The Disney Christmas ad campaign included a $10 million joint promotion with Coca-Cola USA and another $20 million to $25 million funded by Disney itself. The 35-title Christmas promotion broke the industry record set by Disney's 1987 promotion. By the September 1, 1988 pre-order deadline, Disney had orders for 7.4 million tapes, including 5.3 million copies of Cinderella. Cinderella finished second on the all-time best sellers list at a final 7.2 million units, however, due to competition from what was then the highest grossing film of all time, E.T. the Extra-Terrestrial, which eventually sold 14 million copies. Final sales for the holiday promotion was 11.5 million units in total.
Bambi, which Disney claimed was their highest-grossing film ever, was released on September 28, 1989. Bambi was the first Disney video to have a cross promotion, with Crest toothpaste. The new lower price of $26.99 could be further reduced if consumers took advantage of a $3.00 rebate (available from release day until November 30) by sending in proofs of purchase of two tubes of Crest.
A $60 million advertising campaign (again, the industry's biggest campaign ever) promoted both Bambi (on the Disney label) and Who Framed Roger Rabbit (on the Touchstone label). Unlike Disney's two biggest competitors that year, Universal's The Land Before Time and MGM's The Wizard of Oz, both of which had ads on the cassettes, the two big Disney titles had none, Bill Mechanic saying that it "wasn't appropriate". Oliver & Company did not come out on home video until after its 1996 theatrical re-release.
While announcing the video release of Bambi, Disney refused to say when, or even if, it would ever be shown on television, but they did announce the Disney Channel debut of Cinderella for October 14, 1989, followed by four more showings that month.
By prebook day, Bambi was already the second biggest seller of all time at 9.8 million units. It and the other 51 titles in the promotion had pre-orders of 14.7 million units.
When Bambi was released in 1989, Dumbo and The Sword in the Stone were repackaged in different covers, and Bedknobs and Broomsticks was back on video after a moratorium.
Ever since Sleeping Beauty in 1986, there had been a new title in the Classics line every year in the months just before Christmas, but never at any other time of year. Partly because of that, Disney's announcement in early March, 1990, of the coming release of The Little Mermaid was a surprise to many. The May 18 release date was not unusual, but the film was still playing in theatres at the time. All the previous Classics were many years old, but it had only been 4½ months since The Little Mermaid's November 17, 1989 theatrical release, and it might never be able to be released theatrically for a second time if the video release took its audience away. Disney found that many people wanted to buy the film and they did not want to wait until the traditional Christmas shopping period. The Little Mermaid was the first post-15 title to come to the Classics video collection.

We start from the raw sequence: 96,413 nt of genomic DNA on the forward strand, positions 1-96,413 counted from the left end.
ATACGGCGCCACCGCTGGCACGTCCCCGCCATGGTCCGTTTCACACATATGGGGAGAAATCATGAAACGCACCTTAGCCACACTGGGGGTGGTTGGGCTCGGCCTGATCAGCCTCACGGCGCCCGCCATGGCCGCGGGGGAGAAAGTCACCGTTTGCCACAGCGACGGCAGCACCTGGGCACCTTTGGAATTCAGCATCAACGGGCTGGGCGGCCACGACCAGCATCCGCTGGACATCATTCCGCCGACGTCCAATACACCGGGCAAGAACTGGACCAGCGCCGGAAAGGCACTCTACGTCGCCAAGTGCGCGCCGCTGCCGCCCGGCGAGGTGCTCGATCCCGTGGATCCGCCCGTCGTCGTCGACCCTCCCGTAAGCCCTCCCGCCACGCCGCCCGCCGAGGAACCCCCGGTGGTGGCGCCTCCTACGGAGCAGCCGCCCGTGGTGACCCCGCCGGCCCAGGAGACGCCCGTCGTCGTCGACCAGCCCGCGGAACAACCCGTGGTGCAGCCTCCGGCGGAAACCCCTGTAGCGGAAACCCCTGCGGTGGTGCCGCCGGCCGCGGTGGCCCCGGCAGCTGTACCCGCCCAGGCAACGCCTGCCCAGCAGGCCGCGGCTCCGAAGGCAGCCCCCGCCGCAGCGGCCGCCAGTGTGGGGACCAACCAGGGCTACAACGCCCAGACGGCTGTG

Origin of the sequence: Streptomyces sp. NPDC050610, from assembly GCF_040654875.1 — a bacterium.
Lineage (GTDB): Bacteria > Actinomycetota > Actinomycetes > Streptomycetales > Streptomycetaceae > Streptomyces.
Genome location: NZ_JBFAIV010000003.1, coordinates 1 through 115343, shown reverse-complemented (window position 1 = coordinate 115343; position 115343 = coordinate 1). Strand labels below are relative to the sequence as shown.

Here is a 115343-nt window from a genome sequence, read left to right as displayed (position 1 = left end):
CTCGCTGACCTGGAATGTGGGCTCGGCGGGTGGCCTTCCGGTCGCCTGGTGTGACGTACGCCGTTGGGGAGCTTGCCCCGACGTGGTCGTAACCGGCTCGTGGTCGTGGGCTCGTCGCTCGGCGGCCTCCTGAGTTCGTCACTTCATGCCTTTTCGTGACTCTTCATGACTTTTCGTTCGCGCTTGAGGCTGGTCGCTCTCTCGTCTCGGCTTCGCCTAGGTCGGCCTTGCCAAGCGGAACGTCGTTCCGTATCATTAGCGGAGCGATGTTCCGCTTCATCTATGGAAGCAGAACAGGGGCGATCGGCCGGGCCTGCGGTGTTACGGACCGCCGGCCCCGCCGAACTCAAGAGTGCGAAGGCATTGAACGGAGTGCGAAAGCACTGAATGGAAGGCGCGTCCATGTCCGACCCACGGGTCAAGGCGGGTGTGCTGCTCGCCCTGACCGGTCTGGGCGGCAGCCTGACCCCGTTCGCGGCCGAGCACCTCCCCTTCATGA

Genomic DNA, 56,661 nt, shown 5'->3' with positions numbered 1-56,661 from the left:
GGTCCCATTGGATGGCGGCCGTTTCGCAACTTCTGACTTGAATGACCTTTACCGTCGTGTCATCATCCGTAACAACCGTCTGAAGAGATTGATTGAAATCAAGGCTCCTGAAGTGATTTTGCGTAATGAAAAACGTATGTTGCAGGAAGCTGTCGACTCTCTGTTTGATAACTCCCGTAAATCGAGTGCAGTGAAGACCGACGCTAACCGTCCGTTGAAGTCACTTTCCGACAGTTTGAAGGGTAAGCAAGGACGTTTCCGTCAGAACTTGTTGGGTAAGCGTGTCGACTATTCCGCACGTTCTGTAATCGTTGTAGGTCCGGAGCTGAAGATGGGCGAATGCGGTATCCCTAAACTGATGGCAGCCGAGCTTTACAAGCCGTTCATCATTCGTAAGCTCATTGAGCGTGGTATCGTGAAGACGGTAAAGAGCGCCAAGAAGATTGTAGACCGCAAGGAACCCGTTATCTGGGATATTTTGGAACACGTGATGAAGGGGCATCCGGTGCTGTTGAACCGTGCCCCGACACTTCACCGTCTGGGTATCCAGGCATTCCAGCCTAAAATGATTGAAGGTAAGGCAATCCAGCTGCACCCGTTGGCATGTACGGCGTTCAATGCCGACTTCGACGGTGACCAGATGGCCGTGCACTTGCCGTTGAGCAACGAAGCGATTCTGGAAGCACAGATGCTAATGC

The pricing was $26.99, the same as Bambi, but this time a $3.00 rebate was available from Disney itself with no additional purchase required, and there were no commercial tie-ins involved. Disney promised its biggest TV advertising campaign ever, along with extensive print advertising.
By July 30, 1990, The Little Mermaid had sold 7.5 million cassettes, and it eventually sold 10 million units, making it the top-selling video release of 1990.
The Little Mermaid introduced a new policy at Disney, called the Retailer Profit Protection Plan. That was primarily designed to put all retailers of Disney product on an equal footing. Retailers violating the policy would be denied co-op advertising allowances from Disney. The first provision was a "minimum advertised price" (MAP). Retailers could never be advertised any price lower than $18.75 inclusive of any rebates and value-added offers. In addition, Disney established a rule regarding the "nationally advertised availability date" (NAAD). Any advertising appearing before the NAAD had to clearly show the NAAD. Along with the NAAD of May 18 went a Warehouse Release Date of May 14, the earliest ship date for distributors and rackjobbers, and a Will Call date of May 16, the last being the first allowable day for sales to the public. This difference between the official advertised date and the first actual date of sale continued for several years on every Disney, Touchstone, Hollywood, and Buena Vista video release.